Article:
Intellectual Property

Sharing and Licensing Intellectual Property

What are the concerns?

The U.S. Government is concerned about transfers of U.S. government-funded or internally funded sensitive intellectual property (IP) to international parties, including IP that may be transferred through commercialization programs. While technology which is placed into the public domain (e.g., either through patent filing, publication or conference presentation) falls outside the scope of the export control regulations, proprietary technology which is the result of fundamental research (e.g., proprietary “know-how”) which is neither in the public domain nor intended for publication is subject to export control regulations.


As with any commercial vendor, commercial licensing of university-patented IP triggers required restricted party screening requirements to ensure that the transaction does not result in the transfer of technology to a party listed on the on one of the U.S. Government’s restricted party lists.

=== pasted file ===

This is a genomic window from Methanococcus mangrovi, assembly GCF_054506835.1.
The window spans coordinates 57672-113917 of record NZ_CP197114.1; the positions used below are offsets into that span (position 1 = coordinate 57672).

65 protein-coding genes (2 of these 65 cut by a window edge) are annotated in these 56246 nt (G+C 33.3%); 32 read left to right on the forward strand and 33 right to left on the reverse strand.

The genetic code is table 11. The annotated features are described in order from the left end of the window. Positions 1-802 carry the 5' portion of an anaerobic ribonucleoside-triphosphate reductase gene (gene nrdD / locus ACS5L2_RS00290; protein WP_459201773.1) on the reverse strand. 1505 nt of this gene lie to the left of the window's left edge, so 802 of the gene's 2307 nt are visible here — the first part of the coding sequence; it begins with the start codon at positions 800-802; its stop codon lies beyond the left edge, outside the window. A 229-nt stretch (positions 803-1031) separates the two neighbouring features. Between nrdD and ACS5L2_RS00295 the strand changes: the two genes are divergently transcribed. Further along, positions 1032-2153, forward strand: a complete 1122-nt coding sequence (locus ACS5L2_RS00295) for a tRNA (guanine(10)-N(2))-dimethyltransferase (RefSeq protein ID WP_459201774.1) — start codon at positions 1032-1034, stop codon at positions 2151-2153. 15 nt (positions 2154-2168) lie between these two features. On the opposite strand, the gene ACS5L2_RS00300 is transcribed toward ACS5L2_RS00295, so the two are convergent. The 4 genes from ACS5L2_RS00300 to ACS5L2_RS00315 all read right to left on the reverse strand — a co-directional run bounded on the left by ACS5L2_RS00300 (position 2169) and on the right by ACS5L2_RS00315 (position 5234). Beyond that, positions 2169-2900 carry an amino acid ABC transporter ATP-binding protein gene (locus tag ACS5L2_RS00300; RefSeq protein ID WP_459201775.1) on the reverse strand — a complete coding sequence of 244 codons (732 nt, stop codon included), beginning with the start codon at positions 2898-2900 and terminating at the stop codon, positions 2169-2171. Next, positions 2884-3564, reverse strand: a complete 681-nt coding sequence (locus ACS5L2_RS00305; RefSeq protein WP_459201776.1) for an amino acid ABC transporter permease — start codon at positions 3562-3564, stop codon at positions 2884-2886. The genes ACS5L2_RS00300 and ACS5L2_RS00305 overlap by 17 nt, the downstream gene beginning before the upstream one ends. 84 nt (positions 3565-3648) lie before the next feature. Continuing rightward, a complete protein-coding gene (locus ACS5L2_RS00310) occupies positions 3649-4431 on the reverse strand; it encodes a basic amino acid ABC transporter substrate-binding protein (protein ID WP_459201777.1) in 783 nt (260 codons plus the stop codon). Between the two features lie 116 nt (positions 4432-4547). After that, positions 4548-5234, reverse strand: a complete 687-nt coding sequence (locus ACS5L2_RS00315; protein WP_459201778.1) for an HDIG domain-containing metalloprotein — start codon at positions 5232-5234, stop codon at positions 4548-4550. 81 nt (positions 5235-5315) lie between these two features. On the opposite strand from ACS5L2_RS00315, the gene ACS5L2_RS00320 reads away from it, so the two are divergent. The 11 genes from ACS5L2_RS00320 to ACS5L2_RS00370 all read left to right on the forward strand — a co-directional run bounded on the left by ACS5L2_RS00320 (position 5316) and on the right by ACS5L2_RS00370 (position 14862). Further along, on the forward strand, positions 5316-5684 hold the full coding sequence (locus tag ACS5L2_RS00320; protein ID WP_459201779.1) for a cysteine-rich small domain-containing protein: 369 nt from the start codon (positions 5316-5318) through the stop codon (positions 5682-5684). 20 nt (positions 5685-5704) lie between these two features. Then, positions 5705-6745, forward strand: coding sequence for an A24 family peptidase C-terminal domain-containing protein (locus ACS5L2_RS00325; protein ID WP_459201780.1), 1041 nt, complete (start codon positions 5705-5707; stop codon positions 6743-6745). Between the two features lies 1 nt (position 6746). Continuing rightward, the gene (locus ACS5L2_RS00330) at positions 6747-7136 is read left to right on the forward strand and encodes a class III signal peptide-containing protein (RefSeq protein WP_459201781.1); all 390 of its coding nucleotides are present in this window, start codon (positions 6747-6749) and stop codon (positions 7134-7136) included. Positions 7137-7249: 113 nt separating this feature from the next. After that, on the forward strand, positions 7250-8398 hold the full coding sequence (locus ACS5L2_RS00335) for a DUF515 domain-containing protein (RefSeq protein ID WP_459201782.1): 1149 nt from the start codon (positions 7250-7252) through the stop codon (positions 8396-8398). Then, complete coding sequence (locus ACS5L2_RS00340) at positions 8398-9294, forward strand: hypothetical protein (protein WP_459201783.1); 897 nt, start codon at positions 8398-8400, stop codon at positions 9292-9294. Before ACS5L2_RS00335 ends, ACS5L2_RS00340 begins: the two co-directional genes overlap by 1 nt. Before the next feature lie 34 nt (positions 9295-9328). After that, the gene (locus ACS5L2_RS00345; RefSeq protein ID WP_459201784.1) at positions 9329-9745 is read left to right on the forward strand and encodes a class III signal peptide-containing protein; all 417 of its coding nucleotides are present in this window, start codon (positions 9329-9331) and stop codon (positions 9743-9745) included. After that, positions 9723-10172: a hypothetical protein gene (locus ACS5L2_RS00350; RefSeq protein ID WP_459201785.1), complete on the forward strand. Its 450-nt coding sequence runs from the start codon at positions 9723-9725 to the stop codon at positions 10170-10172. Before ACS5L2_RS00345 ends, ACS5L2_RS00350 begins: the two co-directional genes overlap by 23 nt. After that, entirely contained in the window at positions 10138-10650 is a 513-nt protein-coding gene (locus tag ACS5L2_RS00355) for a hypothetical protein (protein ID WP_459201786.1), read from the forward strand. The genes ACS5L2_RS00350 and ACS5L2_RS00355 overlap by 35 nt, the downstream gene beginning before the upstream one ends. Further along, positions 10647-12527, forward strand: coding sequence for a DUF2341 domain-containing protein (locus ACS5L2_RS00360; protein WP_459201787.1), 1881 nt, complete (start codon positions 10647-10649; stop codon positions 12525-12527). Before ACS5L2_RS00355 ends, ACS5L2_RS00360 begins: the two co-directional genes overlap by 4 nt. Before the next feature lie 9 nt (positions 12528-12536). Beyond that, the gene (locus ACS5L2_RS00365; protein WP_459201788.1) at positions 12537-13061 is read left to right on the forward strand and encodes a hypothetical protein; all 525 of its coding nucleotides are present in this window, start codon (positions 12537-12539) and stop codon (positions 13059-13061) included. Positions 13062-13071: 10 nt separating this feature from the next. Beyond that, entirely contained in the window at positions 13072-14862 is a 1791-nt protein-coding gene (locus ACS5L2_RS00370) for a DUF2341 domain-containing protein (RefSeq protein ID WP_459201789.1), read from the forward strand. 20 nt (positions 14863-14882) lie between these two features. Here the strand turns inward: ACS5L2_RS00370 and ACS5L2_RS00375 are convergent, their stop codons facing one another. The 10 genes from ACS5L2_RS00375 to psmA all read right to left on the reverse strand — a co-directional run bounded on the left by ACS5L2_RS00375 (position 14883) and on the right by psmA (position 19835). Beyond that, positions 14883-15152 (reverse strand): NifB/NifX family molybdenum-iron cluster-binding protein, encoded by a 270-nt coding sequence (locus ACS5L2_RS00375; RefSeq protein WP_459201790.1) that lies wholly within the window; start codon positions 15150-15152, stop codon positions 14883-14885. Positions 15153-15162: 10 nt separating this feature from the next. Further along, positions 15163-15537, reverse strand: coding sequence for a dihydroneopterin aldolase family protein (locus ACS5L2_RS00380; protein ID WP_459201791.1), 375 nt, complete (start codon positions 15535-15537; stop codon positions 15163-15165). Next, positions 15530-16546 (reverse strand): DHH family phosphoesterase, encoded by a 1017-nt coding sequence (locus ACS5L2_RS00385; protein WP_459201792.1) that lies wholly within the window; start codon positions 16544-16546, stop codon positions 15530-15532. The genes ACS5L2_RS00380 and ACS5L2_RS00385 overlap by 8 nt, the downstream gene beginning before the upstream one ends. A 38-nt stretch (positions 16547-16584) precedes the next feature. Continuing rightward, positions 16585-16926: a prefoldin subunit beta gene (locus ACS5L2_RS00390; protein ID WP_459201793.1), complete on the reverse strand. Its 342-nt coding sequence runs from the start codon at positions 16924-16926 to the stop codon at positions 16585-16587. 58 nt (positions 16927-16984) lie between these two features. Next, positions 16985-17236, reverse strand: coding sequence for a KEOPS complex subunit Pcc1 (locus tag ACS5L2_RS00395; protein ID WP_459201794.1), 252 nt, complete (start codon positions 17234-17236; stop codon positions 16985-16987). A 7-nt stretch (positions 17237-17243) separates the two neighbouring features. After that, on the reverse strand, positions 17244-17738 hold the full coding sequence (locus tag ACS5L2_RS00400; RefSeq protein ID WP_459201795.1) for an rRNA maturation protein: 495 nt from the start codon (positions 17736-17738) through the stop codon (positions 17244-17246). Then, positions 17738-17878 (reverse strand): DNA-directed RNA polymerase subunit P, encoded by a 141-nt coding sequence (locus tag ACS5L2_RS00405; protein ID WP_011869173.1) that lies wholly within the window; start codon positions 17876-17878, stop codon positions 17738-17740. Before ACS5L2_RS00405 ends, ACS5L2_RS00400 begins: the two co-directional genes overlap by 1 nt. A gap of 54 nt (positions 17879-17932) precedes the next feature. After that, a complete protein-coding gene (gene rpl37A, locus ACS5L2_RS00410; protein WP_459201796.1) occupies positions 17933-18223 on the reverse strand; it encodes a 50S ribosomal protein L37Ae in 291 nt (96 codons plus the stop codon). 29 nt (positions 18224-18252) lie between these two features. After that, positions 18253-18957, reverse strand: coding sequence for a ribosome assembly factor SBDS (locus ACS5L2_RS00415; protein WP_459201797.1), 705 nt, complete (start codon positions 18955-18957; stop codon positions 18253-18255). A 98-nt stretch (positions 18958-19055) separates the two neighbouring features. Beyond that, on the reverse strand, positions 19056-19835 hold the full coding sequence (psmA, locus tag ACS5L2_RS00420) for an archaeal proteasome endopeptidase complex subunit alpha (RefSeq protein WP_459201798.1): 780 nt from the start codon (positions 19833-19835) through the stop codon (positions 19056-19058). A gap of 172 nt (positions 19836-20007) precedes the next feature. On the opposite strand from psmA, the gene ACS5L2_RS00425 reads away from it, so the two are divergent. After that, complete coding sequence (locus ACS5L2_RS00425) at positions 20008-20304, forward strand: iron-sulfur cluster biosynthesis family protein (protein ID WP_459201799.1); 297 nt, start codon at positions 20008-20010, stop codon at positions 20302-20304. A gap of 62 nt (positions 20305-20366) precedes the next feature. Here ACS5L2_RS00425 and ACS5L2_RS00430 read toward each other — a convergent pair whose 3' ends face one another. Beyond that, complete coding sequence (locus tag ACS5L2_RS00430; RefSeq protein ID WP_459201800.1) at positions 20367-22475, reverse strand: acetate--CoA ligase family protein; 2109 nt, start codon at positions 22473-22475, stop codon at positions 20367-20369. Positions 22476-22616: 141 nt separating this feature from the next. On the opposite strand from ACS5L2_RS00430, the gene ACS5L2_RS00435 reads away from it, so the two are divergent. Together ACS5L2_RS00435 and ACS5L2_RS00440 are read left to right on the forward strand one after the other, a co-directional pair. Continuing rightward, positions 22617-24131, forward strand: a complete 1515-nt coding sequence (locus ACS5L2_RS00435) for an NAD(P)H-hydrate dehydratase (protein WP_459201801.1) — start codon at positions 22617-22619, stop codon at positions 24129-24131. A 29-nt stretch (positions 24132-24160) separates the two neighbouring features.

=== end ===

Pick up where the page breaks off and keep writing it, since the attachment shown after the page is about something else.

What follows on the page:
In parallel, CFIUS (Committee on Foreign Investment in the U.S.) regulations require notification of international investments into the University that could trigger the transfer of critical technologies by the university to that investing entity. 

Princeton’s Actions:

To address the above concerns, the Export Control program works closely with the Office of Technology Licensing to: 

  • Review invention disclosures that may involve the transfer of technology to an overseas party.
  • Review proposed licenses to/from an international entity.
  • Conduct restricted party screening for international parties named to an agreement.